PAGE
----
That “chair kick” gif. has become a celebrated piece of recent competitive pinball lore. I was at a circuit event last year where the kick heard round the world played on an endless loop for an entire day on a monitor. Clearly some very big shots in the competitive pinball scene didn’t think that needed to be buried to protect the rest of us.
Top level competition can be emotional. The chair was undamaged. No permanent harm was done, and we all had a right laugh.
I don’t think we should be so thirsty to throw people out of tournaments or tar them with scarlet cards that will follow them around from tournament to tournament. If someone does something egregious, sure, but I don’t see that so often.
I see top level athletic competition with fierce, emotional competitors,
It’s pinball - the fire still burns. Shall we snuff out the flame? Are we not human? I think a scaled discipline system like the rhetorical subject of the original post has a place, and in many cases is better than a rigid two-warning system that I’ve seen endorsed.
I don’t think the chair kick was that egregious, but it brought up an interesting point of doing something outside the rules of player conduct once your tournament life is over and I think it’s worthy of discussion.
If the chair-kicker had already earned him or herself a yellowcard for say, slamming a lockdown bar, would banning that competitor from a future tournament be appropriate? Or would that be going overboard?
I don’t think it really makes sense to have some imaginary time line between the end of one event and the beginning of another. If I coffin drop a game when I’m eliminated from Classics I, should I be welcome back the next day for Classics II? I know if I was TD in a situation like that I would be likely to tell the player not to come back the next day.
Yeah, that’s a convenient circumstance with the same location and TD on back to back days, but the general concept of it is the key.
Well to answer that… you first need the idea that the organization has the power to ban anyone at all. AFAIK no such structure exists within the IFPA framework. Each event controls who they allow or not.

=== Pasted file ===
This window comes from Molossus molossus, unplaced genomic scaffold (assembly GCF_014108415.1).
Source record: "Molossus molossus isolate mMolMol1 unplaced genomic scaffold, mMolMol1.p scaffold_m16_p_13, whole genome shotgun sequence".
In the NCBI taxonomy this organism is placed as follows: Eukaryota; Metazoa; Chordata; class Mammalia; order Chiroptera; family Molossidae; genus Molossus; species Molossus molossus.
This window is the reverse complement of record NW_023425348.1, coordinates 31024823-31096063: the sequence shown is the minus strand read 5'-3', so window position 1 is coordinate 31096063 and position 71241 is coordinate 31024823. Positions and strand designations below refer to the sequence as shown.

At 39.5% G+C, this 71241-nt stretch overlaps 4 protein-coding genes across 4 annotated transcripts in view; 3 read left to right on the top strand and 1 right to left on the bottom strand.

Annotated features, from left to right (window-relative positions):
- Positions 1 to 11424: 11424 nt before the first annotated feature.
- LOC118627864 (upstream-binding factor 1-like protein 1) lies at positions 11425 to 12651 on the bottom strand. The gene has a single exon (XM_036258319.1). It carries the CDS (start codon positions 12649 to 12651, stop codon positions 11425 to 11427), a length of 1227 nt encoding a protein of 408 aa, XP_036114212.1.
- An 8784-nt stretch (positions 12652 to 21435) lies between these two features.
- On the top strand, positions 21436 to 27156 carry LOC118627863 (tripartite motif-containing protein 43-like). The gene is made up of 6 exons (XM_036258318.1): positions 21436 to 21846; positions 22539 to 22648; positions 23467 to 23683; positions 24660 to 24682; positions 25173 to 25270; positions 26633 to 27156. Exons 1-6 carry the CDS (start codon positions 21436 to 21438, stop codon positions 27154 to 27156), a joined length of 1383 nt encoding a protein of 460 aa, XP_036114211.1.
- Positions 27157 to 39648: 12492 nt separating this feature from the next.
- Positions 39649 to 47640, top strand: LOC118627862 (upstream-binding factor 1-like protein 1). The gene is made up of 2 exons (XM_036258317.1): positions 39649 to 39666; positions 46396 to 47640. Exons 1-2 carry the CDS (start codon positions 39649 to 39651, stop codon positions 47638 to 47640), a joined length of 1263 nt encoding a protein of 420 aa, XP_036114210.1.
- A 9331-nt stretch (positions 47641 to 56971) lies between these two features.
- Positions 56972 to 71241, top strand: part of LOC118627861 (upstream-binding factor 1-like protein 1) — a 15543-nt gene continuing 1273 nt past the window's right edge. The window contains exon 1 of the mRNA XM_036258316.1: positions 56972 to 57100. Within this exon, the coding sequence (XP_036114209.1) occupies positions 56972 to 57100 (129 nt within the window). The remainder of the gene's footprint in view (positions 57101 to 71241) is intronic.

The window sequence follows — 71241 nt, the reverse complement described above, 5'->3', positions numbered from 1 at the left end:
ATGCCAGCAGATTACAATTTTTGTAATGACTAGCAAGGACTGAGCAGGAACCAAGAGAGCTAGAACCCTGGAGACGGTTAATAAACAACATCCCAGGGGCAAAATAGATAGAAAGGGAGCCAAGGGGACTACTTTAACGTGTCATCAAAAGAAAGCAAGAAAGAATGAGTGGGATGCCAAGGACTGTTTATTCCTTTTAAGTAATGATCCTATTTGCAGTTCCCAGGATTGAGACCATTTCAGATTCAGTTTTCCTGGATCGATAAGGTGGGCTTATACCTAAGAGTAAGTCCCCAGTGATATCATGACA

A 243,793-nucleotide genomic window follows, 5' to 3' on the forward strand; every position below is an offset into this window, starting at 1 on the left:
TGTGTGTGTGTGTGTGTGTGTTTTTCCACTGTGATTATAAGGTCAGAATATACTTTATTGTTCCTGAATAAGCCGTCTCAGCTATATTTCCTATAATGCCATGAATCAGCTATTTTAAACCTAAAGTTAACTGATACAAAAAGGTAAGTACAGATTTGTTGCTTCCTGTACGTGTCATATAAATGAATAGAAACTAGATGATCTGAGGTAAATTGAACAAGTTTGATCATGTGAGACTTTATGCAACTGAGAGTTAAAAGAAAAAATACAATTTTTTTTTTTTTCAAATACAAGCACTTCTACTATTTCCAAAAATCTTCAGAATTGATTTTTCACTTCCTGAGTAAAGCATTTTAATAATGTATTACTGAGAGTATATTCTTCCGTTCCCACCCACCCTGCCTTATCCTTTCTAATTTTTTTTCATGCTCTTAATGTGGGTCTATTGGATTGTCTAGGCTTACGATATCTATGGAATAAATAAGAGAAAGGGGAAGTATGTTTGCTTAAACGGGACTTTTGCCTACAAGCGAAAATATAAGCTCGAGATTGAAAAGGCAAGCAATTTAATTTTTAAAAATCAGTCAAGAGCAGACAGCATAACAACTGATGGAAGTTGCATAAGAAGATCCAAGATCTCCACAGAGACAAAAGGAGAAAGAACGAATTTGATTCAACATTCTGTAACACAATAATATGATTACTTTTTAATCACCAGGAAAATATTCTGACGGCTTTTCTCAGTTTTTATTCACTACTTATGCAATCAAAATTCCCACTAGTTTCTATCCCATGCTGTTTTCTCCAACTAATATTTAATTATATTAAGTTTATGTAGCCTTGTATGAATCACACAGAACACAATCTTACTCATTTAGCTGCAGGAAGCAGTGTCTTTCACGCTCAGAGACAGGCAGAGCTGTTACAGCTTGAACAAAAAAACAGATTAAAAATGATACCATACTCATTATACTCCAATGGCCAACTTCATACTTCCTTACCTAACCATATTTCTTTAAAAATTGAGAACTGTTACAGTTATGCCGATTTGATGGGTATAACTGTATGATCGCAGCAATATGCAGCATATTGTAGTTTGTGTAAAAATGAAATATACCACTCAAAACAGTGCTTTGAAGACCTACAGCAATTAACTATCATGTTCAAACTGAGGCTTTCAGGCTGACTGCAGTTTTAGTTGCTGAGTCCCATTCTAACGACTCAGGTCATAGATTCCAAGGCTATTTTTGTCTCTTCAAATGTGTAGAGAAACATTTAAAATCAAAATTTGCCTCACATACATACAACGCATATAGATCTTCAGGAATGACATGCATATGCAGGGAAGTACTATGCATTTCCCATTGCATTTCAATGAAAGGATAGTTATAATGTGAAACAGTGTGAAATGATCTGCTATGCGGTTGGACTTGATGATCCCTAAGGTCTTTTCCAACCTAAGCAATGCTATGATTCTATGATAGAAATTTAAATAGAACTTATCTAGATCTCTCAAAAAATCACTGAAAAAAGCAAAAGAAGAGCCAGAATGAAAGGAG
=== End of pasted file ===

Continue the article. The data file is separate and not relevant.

And i the past… organizers didn’t even want to publicly share who these problem people were, instead opting to whispers between people they feel should know. So having a banned list would have to cross multiple existing barriers.
Ifpa don’t sanction players… they just track them.
The following progressive technical foul and ejection schedules will apply:
Technical Foul 16: $5,000 fine plus one-game suspension
Each Additional Technical Foul: $5,000 fine
Each Two Additional Technical Fouls(18, 20, 22, etc.): $5,000 fine plus one-game suspension
Would people be better served to file formal complaints with the IFPA? Get enough substantiated ones and maybe they can 86 someone for the next circuit event or two, based on the infraction and it’s severity?
Something has to give, especially with repeat offenders who deliver less than extravagant theatrics at these events. It’s old.
We had a company outing (awards dinner) at some fancy place in downtown Columbus with an open bar. If anyone got too rowdy they had to wait an hour and drink a full glass of water in the meantime. This was verbally established beforehand, and as you may have implied by using the word amusing, a decent amount of friendly ribbing ensued and no feelings were hurt.
Having said that, if only a one hour penalty were given, the queue lines for every herb event are so long that they’d probably miss only 1-2 games.
Why not just let event organizers deny access to those they don’t want around?
The even organizers today don’t have to bow to ifpa at all except a few minor criteria to be eligible. I think it would alter things significantly for ifpa to get more involved in how an organizer runs their own events.
Its easy… it’s the organizers prerogative - if their decision negatively impacts other players, they should voice it with the organizers or speak with their feet.
Who wants more “regulation” across events that come in every size and form? I could see something like the pro circuit doing it… or a chain of connected events… but just across all ifpa logged events? Asking for even more drama
I’m not sure how that’s relevant unless we are supposed to petition the ifpa to issue a worldwide ban on someone who isn’t a competitive pinball player and doesn’t have an ifpa number? I’d be embarrassed to bring that up with those guys.
And, it’s kind of apples and oranges since we are talking about a spectator - an outlier in this discussion for sure.
When it comes to players, I don’t think a single yellow card was issued at our event and I didn’t personally see anything that would have even come close to calling for one. For the most part I find competitive players to be a pretty well behaved bunch. I’m just not seeing all the terrible behavior that some seem to think requires urgent action and sweeping reform to be brought “under control.”
I stand corrected on the Kaneda comment, as I thought he had participated. In that sense it is apples and oranges. In that situation, obviously it wouldn’t do any good to reach out to them. The point was more or less if you saw that as a problem, or just a one off incident and it was all in good fun and booze.
Obviously enough people do see these problem players and their actions to warrant two separate threads on here, multiple discussions on Facebook, and so on. I received more complaints at Pinburgh because of player behavior than I ever imagined I would.
But these things don’t happen in Pinball.
I was trying to generate discussion and ideas for those that were interested in coming up with a solution. I wasn’t claiming to have all or even the best answers, but thanks for making it clear that my ideas aren’t good for pinball. We can agree to disagree and have a beer or two about it at the next event. First ones on me.